Caribbean nations have launched a lobbying blitz to renew a key trade provision that expires at the end of the month.
Lobbyists for Trinidad and Tobago reached out to a key ally on the Ways and Means Committee ahead of a Thursday hearing on the renewal of the Caribbean Basin Trade Partnership Act (CBTPA), lobbying records show. Meanwhile Haiti’s ambassador to the United States scored a coveted spot as a witness at the trade subcommittee hearing after the country’s government and private sector spent more than $500,000 lobbying on the issue since 2017.
“For almost two years, the Government of Haiti has been working with CARICOM ambassadors, the Association of Industries of Haiti (ADIH), NGOs, think tanks, and US manufacturing companies to lobby Congress to pass this critical bicameral and bipartisan piece of legislation,” Ambassador Herve Denis said in prepared remarks. “The efforts of the Haitian diaspora have not gone unnoticed. I am immensely grateful for their support.”
At stake is the renewal for the next 10 years of a 2000 trade law that extends duty-free eligibility for the export of textiles and apparel made from US yarns and fabrics. The program covers eight countries: Barbados, Belize, Curacao, Guyana, Haiti, Jamaica, Saint Lucia, and Trinidad and Tobago.
Two of those countries — Barbados and Trinidad and Tobago — share the same lobbying firm, theGroupDC. The firm was founded by Arthur Collins, a senior political strategist for Barack Obama‘s 2008 campaign.
A day before this week’s hearing, theGroupDC partner Sudafi Henry shared a four-page analysis on how Trinidad and Tobago would suffer from the program’s expiration with the office of Rep. Terri Sewell (D-Ala.), a member of the Ways and Means Committee’s trade panel. Sewell introduced legislation to renew the CBTPA in February 2019 along with Rep. Brad Wenstrup (R-Ohio).
“Extending the U.S. Caribbean Basin Trade Partnership Act will expand the United States’ trade with Caribbean basin countries and increase our nation’s economic growth,” Sewell said at the time. “Improving trade with countries like Haiti and Jamaica by reauthorizing CBTPA encourages future investment, promotes job creation and lays the foundation for long-term economic development.”
Meanwhile Haiti has been working closely with Sorini, Samet & Associates, a Washington firm that specializes in international trade issues.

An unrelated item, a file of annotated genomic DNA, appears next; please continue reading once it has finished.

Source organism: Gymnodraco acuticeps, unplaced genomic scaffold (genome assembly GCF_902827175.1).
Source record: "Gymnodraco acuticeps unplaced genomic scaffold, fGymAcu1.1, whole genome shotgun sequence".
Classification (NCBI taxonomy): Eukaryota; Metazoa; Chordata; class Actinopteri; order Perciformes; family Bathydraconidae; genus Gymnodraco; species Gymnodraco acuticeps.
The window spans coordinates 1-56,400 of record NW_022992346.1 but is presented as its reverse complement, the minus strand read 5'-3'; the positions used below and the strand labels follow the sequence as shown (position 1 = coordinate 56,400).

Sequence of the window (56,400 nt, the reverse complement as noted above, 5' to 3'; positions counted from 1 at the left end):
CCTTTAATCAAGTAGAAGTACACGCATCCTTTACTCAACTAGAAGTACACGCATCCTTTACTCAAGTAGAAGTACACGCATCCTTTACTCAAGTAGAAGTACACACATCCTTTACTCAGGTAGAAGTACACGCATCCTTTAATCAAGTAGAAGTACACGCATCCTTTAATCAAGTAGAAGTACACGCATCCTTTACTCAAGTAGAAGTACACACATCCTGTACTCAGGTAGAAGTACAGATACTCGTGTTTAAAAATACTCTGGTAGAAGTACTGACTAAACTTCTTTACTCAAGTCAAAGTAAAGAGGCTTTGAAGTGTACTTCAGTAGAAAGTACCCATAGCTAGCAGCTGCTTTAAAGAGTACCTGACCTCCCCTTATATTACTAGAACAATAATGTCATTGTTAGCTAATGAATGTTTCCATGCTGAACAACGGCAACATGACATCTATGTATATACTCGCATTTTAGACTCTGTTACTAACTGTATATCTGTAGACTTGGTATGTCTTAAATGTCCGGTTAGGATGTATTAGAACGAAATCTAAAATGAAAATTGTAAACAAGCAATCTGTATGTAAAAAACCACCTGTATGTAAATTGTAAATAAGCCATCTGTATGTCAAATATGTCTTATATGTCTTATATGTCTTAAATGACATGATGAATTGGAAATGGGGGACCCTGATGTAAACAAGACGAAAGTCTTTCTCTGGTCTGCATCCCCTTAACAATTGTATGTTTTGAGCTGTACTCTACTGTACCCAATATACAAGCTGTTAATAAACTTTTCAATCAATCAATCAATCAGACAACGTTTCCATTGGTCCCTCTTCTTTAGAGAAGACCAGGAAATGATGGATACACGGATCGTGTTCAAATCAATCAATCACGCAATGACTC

“For almost two years, the Government of Haiti has been working with CARICOM ambassadors, the Association of Industries of Haiti (ADIH), NGOs, think tanks, and US manufacturing companies to lobby Congress to pass this critical bicameral and bipartisan piece of legislation”Haitian Ambassador to the US Herve Denis
The firm was retained by the Haitian manufacturing trade group, ADIH, in 2017 to lobby on trade preference programs for Haiti. Sorini Samet later registered for the government of Haiti in 2019 after ADIH requested that it provide services for the Ministry of Economy and Finance. All told ADIH and the Haitian government have paid the firm more than $500,000 since 2017, according to a review of lobbying filings.
Lobbying records notably show that Sorini Samet played a behind-the-scenes role activating the Congressional Black Caucus, which has an outsize influence on issues regarding the Caribbean.
The firm notably contacted Executive Director Kevin Harris several times in the days and weeks before the Caucus released an Aug. 13, 2019 letter to House leaders Nancy Pelosi (D-Calif.) and Kevin McCarthy (R-Calif.). Sorini Samet then helped distribute the letter to relevant audiences.
“CBTPA’s extension is necessary to attract new investors to both the Caribbean Basin apparel industry and the U.S. textile industry,” the CBC letter said. “Currently, potential investors are now waiting to be sure CBTPA will be renewed before they make additional commitments. The Caribbean Basin and the United States are losing out every day that CBTPA’s renewal remains in question.”
Denis, the Haitian ambassador, singled out the CBC for praise in his prepared comments for Thursday’s hearing.